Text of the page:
- Data centers also have an increasing amount of automation available in the cybersecurity tools that they use, also frequently powered by AI and machine learning.
- According to a survey conducted last fall by the Enterprise Security Group, automation of security analytics and operations is a priority for two thirds of organizations, and 39 percent have already deployed machine learning technologies to help address their cybersecurity needs.
- Various AI-related technologies, including natural language processing, automated agents, and machine learning, are starting to come together to make security tools easier to use.
Analysts are missing the mark on shares of Apple and FANG, Cramer says
- CNBC's Jim Cramer is tired of seeing negative Wall Street coverage suffocate the stocks of Apple and FANG, his acronym for Facebook, Amazon, Netflix and Google, now Alphabet.
- But analysts, who have been peppering the iPhone maker's stock with downgrades, may be overlooking the possibility that Apple anticipated some sales weakness when it reported earnings on Nov. 1, he said.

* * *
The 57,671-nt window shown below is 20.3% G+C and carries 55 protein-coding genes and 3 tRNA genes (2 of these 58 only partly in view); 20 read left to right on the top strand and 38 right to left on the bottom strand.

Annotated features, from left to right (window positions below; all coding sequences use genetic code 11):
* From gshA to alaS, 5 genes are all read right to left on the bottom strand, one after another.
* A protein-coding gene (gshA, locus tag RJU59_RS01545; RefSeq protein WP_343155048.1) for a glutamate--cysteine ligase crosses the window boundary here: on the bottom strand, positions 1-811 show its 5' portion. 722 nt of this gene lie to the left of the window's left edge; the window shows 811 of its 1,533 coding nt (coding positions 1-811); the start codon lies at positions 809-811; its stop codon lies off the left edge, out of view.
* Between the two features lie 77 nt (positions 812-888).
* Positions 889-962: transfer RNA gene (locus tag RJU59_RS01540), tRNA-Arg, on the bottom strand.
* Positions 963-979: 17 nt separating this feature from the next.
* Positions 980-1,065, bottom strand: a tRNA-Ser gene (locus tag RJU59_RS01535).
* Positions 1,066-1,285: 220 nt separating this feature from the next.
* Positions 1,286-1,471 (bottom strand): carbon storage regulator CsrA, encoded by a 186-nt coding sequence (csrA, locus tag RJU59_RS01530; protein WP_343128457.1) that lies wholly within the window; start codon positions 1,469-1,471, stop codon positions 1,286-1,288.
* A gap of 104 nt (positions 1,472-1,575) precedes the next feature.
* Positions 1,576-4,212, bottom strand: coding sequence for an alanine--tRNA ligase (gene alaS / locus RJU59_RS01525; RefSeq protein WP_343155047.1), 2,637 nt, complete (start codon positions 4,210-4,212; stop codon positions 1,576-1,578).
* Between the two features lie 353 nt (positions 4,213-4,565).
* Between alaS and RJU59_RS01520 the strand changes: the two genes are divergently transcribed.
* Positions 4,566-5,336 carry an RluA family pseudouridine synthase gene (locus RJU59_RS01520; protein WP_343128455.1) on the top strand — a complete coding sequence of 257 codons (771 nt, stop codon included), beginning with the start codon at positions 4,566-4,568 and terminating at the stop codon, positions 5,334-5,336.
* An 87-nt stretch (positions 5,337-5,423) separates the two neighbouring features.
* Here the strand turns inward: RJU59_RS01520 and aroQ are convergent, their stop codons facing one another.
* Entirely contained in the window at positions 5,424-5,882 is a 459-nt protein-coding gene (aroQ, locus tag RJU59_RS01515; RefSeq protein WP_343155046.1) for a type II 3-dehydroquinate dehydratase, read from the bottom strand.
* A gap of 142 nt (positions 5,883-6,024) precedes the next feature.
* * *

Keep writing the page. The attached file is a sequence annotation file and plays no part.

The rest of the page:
- Still, Wall Street's "bearish freight train has run over a lot of good news," like Apple expanding a landmark deal to sell its new iPhones and iPads on Amazon, something that should have been received positively by analysts, Cramer said.
- Netflix, which Cramer admitted has an expensive stock, still has the power to raise prices, create tiers of content and land high-profile deals, he said.
- Disclosure: Cramer's charitable trust owns shares of Apple, Facebook, Amazon and Alphabet.
Dallas mayor passed over by Amazon's HQ2 selection says officials ultimately had 'an East Coast bias'
- As Amazon dubbed not one, but two East Coast locations as its new headquarters Tuesday morning, cities in the middle of country lost a chance at becoming an emerging tech market.
- In the end, Amazon announced Tuesday morning it would split its headquarters between two predictable East Coast locations, Long Island City in New York and an area of Arlington, Virginia, just outside D.C. It also announced it would create a new Operations Center of Excellence in Nashville with 5,000 workers.
- Still, Rawlings said he believes that incentives were not a key driver in Amazon's decision, adding that the company told him that its desire to be on the East Coast and need for a strong tech talent pool in the short term drove them to choose Long Island City and National Landing.